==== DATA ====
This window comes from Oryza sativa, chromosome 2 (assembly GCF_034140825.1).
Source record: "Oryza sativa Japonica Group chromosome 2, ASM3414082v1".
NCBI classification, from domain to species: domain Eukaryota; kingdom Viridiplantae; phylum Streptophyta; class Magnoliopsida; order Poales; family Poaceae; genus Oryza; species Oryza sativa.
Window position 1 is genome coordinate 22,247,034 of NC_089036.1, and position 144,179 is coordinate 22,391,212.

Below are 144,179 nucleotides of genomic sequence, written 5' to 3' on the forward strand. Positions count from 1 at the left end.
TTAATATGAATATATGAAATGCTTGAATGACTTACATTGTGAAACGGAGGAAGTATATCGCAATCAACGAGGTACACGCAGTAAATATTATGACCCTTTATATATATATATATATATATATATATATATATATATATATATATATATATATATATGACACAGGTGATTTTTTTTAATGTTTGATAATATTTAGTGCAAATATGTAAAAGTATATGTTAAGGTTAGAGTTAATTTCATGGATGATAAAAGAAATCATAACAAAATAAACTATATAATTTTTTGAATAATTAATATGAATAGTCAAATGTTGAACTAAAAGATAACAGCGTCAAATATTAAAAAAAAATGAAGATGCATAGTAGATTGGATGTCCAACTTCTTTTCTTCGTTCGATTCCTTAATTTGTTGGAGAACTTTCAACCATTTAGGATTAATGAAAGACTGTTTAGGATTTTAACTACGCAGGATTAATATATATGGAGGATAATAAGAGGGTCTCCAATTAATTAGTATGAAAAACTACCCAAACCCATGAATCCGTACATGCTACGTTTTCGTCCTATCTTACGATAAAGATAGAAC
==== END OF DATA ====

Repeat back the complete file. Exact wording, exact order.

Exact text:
This window comes from Oryza sativa, chromosome 2 (assembly GCF_034140825.1).
Source record: "Oryza sativa Japonica Group chromosome 2, ASM3414082v1".
NCBI classification, from domain to species: domain Eukaryota; kingdom Viridiplantae; phylum Streptophyta; class Magnoliopsida; order Poales; family Poaceae; genus Oryza; species Oryza sativa.
Window position 1 is genome coordinate 22,247,034 of NC_089036.1, and position 144,179 is coordinate 22,391,212.

Below are 144,179 nucleotides of genomic sequence, written 5' to 3' on the forward strand. Positions count from 1 at the left end.
TTAATATGAATATATGAAATGCTTGAATGACTTACATTGTGAAACGGAGGAAGTATATCGCAATCAACGAGGTACACGCAGTAAATATTATGACCCTTTATATATATATATATATATATATATATATATATATATATATATATATATATATATATGACACAGGTGATTTTTTTTAATGTTTGATAATATTTAGTGCAAATATGTAAAAGTATATGTTAAGGTTAGAGTTAATTTCATGGATGATAAAAGAAATCATAACAAAATAAACTATATAATTTTTTGAATAATTAATATGAATAGTCAAATGTTGAACTAAAAGATAACAGCGTCAAATATTAAAAAAAAATGAAGATGCATAGTAGATTGGATGTCCAACTTCTTTTCTTCGTTCGATTCCTTAATTTGTTGGAGAACTTTCAACCATTTAGGATTAATGAAAGACTGTTTAGGATTTTAACTACGCAGGATTAATATATATGGAGGATAATAAGAGGGTCTCCAATTAATTAGTATGAAAAACTACCCAAACCCATGAATCCGTACATGCTACGTTTTCGTCCTATCTTACGATAAAGATAGAAC